17. The climate is chilly and seems wet all the time.

18. The beach is very different than what I know as a beach. Here it is dirt and lots of huge rocks.

19. Drink Inca Kola!!! Inca Kola is the only national beverage in the world that beat Coca-Cola in sales; until Coca-Cola simply acquired Inca Kola and once you taste it you will know why.

20. You definitely need to speak some Spanish.

21. If you take a picture of someone, expect to pay him/her.

22. Lima consists of lots of districts are they are all so different but beautiful in their own way. Check out as many as possible.

23. Check out a local grocery store and try something new.

24. There are more cab drivers than in the city of Norman, OK which consists of 110,000.

25. Try ceviche and a warm churro. You will not be disappointed.

26. The Historical Centre of Lima is worth the cab ride. The buildings are colonial, lavish and very opulent but so picturesque.

If you would like to learn more about Kristi´s trip you can visit her blog:

Sunday, October 2, 2011

The mold must go

Mold is everywhere in the Miraflores area of Lima. I have only lived in Lima, Peru for four months but I am finding mold everywhere here. The humidity is so intense that it seems you find mold in all the expected and unexpected places.

I can deal with it on the wall. But this infestation is all over my clothes and shoes that I do not wear on a regular basis. These brown sandals should not have white spots on them.

I was a little freaked out when I found spots on my computer screen and keyboard.

This is the first place I have ever lived where people recommended i get an anti-humidifier. I did not even know that existed. For those of you who know know I am not a clean freak but enough is enough. The mold has to go.

-- Desde Mi iPhone

Tuesday, September 27, 2011

Visiting Chiclayo: A happy accident

Chiclayo is one of the most interesting cities in Peru that you have never heard about. Chiclayo is a relatively small city (but the 4th largest in the country) with a population of more than half a million. It is a coastal city in the far north of the country.

Chiclayo is a relatively calm city. It has a notable downtown and amusement park. People here are very friendly and treat tourists well. The city is famous for its food, particularly is duck with fried rice. The famous ruins of Sipán are also nearby.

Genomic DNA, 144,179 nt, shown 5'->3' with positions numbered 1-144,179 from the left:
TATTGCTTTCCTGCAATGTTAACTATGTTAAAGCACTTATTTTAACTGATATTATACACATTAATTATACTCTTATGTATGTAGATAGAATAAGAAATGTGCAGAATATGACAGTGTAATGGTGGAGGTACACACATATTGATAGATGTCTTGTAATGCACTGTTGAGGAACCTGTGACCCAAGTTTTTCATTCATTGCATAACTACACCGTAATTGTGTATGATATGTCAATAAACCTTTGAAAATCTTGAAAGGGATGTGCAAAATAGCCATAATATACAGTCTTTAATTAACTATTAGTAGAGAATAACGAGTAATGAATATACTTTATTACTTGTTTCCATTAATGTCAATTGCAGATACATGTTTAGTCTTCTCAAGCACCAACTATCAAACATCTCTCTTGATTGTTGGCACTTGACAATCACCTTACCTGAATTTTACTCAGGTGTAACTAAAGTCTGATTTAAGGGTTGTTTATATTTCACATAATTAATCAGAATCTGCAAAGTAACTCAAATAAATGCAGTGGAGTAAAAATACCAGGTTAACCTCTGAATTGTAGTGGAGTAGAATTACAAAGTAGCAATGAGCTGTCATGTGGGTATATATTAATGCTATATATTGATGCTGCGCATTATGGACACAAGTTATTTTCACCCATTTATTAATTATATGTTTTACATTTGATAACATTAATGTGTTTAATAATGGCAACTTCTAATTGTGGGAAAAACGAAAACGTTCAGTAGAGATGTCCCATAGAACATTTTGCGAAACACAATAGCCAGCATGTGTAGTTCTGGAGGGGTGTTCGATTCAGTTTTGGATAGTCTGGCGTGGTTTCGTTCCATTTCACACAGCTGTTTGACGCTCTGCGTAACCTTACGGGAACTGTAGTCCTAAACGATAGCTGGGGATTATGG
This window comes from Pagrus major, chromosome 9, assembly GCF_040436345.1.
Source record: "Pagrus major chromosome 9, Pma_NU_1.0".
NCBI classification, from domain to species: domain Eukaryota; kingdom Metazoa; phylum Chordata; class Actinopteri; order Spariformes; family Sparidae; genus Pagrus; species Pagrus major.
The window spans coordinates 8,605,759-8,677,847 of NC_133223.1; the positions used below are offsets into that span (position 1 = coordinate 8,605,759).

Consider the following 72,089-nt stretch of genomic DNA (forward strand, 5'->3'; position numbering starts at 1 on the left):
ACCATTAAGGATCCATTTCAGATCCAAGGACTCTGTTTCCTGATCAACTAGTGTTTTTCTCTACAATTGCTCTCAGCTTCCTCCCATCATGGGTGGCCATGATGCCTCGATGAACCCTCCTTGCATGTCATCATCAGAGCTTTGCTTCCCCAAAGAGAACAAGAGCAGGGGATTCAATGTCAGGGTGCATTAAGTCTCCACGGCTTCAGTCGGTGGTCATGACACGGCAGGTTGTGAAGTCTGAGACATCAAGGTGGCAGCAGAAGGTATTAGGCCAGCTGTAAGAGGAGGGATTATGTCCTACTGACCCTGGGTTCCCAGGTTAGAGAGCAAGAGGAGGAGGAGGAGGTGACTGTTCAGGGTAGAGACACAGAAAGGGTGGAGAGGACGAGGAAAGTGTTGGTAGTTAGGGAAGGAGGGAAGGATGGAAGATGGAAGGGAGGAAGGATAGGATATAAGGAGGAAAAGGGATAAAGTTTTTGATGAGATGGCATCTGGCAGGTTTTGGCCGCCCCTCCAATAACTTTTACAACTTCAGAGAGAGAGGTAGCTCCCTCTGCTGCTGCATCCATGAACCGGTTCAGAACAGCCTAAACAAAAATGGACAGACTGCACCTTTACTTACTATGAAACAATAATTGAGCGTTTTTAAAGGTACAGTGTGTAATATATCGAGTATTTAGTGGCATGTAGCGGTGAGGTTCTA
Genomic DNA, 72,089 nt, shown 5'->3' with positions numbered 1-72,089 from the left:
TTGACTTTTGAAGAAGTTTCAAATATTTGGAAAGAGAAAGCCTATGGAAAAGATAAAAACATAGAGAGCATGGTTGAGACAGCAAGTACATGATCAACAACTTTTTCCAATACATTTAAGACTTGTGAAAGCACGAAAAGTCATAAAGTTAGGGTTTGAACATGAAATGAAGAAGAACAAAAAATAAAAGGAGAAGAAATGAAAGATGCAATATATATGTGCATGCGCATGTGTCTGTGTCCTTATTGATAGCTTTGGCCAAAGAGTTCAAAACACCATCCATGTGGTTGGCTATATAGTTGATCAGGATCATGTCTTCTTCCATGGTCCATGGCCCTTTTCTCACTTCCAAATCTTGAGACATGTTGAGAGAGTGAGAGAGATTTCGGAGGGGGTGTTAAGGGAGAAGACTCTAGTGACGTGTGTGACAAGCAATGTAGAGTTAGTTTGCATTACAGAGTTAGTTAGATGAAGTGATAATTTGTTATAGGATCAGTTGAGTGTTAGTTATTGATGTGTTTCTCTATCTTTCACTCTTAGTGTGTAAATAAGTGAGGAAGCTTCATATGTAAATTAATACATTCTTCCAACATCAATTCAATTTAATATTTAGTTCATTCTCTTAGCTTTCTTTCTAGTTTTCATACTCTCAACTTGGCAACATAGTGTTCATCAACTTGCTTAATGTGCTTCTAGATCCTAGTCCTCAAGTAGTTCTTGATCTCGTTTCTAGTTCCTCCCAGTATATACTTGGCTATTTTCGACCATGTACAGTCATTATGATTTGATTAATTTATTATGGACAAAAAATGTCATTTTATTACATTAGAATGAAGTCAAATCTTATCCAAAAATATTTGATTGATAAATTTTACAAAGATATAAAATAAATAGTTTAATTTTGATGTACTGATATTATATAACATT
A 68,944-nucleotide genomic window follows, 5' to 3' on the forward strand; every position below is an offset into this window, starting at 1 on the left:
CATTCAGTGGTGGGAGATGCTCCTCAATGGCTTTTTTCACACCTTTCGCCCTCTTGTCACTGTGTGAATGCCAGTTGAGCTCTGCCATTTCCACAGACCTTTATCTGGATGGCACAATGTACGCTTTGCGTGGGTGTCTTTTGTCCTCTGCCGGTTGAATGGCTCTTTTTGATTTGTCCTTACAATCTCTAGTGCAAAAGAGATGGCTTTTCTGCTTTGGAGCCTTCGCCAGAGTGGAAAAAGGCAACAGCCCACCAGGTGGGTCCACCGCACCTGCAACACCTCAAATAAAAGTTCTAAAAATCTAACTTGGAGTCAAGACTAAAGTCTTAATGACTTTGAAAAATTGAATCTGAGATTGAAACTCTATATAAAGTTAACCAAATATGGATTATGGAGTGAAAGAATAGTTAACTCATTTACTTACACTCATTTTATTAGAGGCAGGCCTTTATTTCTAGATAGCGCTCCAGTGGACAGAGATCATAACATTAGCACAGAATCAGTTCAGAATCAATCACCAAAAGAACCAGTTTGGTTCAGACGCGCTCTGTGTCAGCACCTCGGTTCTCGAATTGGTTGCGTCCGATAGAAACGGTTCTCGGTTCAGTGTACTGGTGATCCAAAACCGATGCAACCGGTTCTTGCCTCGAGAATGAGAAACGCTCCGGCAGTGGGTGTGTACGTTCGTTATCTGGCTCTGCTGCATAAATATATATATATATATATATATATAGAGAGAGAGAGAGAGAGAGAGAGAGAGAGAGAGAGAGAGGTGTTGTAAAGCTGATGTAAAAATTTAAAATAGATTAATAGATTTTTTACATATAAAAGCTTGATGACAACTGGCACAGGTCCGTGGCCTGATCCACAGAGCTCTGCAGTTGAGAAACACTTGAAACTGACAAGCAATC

You can visit Chiclayo in bus (approximately 12-15 hours) or fly a domestic airline (1.5 hours) from Lima

I had the unique experience of flying into Chiclayo on an international flight, although the city does not have an international airport.
I was on a flight from Miami to Lima. Our plane had serious mechanical trouble (they say we lost an engine) so we all got a two day vacation in Chiclayo. 
They could not give us our luggage as Chiclayo did not have a customs agent (the government had to bring in a special immigration officer to process our entry into the country) so we spent our layover buying T-shirts and pants and underwear at the open market. 

Every trip is a learning experience.  Chiclayo is definitely not on the Gringo Trail but worth seeing if you have the time. Take a spare change of clothes...just in case.

Saturday, September 24, 2011

Plastic Bottles & Street People

It seems as though I am surrounded by a sea of plastic bottles everywhere I turn in Lima.

Everyone recommends I buy bottled water (unless I boil the tap water first) which comes in plastic bottles. Soft drinks and many juices also come in plastic bottles.

I feel like I am using too many plastic bottles here in Lima. I try to reuse the bottles as much as I can.

I have asked several different folks how I can recycle...and everyone seems to have the same answer. I am supposed to put the bottles in the trash and let the street people collect them for resell. Maybe I will put them in a separate container and make it easier for them. I wonder what the neighbors would think.

-- Desde Mi iPhone